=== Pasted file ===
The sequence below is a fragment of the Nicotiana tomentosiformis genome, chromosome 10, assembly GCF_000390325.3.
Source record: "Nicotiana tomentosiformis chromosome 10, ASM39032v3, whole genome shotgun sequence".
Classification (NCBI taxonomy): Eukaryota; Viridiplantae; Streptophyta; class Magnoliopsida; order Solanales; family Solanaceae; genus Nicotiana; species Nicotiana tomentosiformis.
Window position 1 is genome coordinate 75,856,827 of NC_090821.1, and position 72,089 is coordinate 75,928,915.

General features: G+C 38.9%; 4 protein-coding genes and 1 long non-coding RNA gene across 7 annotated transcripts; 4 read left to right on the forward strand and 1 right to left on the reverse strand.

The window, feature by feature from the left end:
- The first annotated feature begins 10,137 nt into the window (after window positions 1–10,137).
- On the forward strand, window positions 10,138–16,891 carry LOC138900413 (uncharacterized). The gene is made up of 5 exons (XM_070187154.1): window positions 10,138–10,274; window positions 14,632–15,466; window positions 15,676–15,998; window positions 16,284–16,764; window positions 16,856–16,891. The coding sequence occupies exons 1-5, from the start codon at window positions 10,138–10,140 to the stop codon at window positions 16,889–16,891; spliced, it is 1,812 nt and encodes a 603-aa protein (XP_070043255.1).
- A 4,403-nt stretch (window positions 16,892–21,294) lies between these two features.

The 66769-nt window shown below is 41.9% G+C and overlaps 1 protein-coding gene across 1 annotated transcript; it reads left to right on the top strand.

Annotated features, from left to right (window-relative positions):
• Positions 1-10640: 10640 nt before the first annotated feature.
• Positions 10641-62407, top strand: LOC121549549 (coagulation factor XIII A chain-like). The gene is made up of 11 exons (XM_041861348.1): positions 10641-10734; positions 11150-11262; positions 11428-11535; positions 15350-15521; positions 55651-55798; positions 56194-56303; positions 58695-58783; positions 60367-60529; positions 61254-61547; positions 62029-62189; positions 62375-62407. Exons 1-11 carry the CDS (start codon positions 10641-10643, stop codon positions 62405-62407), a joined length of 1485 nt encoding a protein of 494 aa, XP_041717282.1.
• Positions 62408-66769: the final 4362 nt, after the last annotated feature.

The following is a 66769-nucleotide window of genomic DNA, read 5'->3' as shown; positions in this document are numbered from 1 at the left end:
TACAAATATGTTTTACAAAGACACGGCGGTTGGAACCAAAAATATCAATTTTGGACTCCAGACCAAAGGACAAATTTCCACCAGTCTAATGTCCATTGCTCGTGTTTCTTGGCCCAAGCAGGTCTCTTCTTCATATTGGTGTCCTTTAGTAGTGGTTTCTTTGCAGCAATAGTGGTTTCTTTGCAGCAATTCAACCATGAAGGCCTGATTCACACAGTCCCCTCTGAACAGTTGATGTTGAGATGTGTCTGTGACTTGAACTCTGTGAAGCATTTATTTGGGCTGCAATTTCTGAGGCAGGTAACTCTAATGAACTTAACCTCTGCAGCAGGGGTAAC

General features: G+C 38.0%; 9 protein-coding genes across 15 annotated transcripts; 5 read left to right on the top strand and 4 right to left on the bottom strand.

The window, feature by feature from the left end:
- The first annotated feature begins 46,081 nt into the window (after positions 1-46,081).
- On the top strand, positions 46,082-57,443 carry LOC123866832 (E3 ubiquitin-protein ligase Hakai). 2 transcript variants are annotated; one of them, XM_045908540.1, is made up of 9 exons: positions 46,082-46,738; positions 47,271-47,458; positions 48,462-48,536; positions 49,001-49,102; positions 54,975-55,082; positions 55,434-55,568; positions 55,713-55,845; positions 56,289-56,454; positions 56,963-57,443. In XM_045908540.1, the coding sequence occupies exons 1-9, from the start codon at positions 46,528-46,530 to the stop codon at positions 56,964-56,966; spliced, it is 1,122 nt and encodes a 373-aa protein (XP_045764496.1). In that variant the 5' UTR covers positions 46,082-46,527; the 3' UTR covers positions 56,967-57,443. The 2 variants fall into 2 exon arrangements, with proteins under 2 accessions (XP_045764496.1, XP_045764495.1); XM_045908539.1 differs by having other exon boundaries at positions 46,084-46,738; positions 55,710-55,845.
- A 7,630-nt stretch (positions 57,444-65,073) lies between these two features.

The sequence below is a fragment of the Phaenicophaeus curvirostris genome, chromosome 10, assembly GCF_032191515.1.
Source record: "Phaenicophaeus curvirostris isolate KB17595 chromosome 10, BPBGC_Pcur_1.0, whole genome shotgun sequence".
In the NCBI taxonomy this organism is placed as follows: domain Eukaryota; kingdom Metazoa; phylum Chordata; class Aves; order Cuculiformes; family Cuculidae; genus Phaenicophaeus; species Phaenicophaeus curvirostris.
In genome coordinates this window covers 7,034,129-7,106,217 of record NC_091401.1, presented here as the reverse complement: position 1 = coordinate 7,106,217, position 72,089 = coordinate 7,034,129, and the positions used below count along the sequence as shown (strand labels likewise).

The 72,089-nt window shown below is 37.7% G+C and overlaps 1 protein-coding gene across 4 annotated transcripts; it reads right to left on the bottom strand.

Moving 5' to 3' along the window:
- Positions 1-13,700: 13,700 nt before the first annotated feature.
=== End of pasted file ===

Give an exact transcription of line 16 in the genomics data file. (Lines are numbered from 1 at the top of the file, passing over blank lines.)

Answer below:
TACAAATATGTTTTACAAAGACACGGCGGTTGGAACCAAAAATATCAATTTTGGACTCCAGACCAAAGGACAAATTTCCACCAGTCTAATGTCCATTGCTCGTGTTTCTTGGCCCAAGCAGGTCTCTTCTTCATATTGGTGTCCTTTAGTAGTGGTTTCTTTGCAGCAATAGTGGTTTCTTTGCAGCAATTCAACCATGAAGGCCTGATTCACACAGTCCCCTCTGAACAGTTGATGTTGAGATGTGTCTGTGACTTGAACTCTGTGAAGCATTTATTTGGGCTGCAATTTCTGAGGCAGGTAACTCTAATGAACTTAACCTCTGCAGCAGGGGTAAC